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Home Common Disabilities List Arteriolosclerosis

Arteriolosclerosis and Getting Disability

Arteries are blood vessels that take oxygen and nutrients from your heart to all of the rest of your body. Healthy arteries are strong, elastic and flexible. With the passage of time, however, excessive pressure in your arteries can cause the walls of your arteries to become stiff and thick. When this occurs, it can restrict blood flow to your organs and tissues. This process is called arteriosclerosis or hardening of the arteries.

There are two medical terms that are often used interchangeably. They are arteriosclerosis and atherosclerosis. Atherosclerosis, however, is really a specific kind of arteriosclerosis. Atherosclerosis is the hardening of an artery that results specifically from the buildup of plaque. Plaque is a fatty deposit that builds up inside of the wall of an artery.

There is a third medical term that is similar in spelling, yet it is distinct from the two terms that have just been mentioned in both spelling and meaning. Arteriolosclerosis is the medical term that is used to refer to the hardening of arterioles or small arteries, while arteriosclerosis refers to the hardening of medium and large arteries.

Two Types of Arteriolosclerosis

There are two main types of arteriolosclerosis. They are hyaline arteriolosclerosis and hyperplastic arteriolosclerosis.

No one knows the exact cause of arteriolosclerosis. Researchers think that it may begin with damage or injury to the inner wall of your arteriole.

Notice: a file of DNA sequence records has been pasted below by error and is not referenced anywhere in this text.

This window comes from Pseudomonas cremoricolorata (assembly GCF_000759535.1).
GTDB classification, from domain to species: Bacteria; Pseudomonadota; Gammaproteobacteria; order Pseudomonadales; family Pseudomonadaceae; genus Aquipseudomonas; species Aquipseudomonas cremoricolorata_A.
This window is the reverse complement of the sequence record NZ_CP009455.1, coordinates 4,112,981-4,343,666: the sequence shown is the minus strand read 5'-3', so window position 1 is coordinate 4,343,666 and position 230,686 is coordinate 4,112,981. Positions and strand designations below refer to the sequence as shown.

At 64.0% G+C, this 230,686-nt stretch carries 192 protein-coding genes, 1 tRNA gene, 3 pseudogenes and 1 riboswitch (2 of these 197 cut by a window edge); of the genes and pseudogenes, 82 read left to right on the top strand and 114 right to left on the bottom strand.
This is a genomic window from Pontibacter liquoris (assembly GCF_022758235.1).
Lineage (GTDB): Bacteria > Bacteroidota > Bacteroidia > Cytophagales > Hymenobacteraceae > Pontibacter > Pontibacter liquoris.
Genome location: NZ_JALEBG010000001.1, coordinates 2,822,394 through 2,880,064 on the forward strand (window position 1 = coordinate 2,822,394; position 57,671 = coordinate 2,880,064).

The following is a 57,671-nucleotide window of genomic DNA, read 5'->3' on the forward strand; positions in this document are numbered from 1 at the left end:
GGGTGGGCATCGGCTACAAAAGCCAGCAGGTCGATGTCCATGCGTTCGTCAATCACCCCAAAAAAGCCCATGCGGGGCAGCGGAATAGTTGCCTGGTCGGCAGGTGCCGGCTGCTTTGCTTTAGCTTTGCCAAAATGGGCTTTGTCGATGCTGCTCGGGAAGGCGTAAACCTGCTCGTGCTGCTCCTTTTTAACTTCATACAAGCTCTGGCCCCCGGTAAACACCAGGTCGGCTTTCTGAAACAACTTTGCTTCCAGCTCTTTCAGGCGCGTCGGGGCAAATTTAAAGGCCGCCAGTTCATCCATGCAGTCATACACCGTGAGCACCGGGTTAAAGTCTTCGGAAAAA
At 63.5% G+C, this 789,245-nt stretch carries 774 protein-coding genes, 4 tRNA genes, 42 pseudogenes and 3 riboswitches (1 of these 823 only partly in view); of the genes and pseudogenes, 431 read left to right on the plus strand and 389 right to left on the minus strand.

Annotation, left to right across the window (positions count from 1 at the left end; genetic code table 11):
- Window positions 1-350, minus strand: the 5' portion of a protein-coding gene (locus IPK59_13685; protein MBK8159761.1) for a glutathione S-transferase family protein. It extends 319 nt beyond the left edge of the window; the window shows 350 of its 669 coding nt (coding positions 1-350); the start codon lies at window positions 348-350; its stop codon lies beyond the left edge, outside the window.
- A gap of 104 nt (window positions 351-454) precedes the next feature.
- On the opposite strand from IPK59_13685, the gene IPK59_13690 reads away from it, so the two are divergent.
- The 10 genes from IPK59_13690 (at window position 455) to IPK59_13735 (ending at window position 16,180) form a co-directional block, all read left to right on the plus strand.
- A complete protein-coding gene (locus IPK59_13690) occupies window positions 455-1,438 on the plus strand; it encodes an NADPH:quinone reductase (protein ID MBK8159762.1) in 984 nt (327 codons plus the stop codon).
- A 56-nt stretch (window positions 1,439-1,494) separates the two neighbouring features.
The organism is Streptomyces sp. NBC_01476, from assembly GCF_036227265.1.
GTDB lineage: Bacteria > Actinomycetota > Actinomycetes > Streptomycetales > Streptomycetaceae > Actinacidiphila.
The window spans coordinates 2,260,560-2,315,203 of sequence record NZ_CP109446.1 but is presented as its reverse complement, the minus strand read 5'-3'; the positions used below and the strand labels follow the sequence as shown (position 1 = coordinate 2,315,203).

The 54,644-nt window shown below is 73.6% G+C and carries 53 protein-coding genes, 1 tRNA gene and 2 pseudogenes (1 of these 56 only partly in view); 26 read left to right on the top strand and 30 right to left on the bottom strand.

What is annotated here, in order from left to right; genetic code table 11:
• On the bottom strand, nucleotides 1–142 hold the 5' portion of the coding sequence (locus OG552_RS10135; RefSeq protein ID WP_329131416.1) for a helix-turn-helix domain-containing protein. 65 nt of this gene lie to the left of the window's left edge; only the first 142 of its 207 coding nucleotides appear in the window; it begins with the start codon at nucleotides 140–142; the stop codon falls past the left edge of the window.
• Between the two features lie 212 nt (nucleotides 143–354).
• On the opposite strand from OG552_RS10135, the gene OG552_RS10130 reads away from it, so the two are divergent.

Blood cells that are called platelets usually clump together at the site of the injury to try to repair your arteriole as soon as the inner wall of your arteriole has been damaged. Fatty deposits that are made up of cholesterol and other cellular waste products harden and build up. This narrows the space inside of your arteriole.

Arteriolosclerosis is a condition that can affect your arterioles in any area of your body. This is in spite of the fact that arteriolosclerosis is usually thought of as a heart problem.

For example, arteriolosclerosis may involve arterioles that go to your limbs. This may result in circulation problems in your arms and legs. This is known as peripheral arterial disease.

Arteriolosclerosis may affect the arterioles that supply blood to your brain. This may lead to a transient ischemic attack (TIA) or a stroke.

Arteriolosclerosis may affect the arterioles in your kidneys. This results in high blood pressure. In a diabetic, arteriolosclerosis can result in kidney failure and blindness.

If the arterioles of your heart are affected, you may have a heart attack, coronary artery disease or angina. Arteriolosclerosis can also lead to a bulge in the wall of your artery. This is known as an aneurysm.

Arteriolosclerosis is a condition that takes place as a gradual process over a long period of time. You do not usually experience any signs or symptoms until your arteriole becomes more than 70% blocked or narrowed.

Arteriolosclerosis Symptoms and Signs

There are several signs and symptoms that you may experience with arteriolosclerosis. Some of these are:

Is arteriolosclerosis and/or complications that have been caused by the underlying problem that led to this condition what are keeping you from being able to work? Is it the reason why you are disabled and in need of financial assistance?

Have you applied for Social Security disability benefits or disability benefits from the Social Security Administration? Was your application for benefits denied?

If you intend on reapplying or appealing your denial, you really should have a disability lawyer on your side. It has been established that people with a lawyer are approved more often than people without a lawyer.

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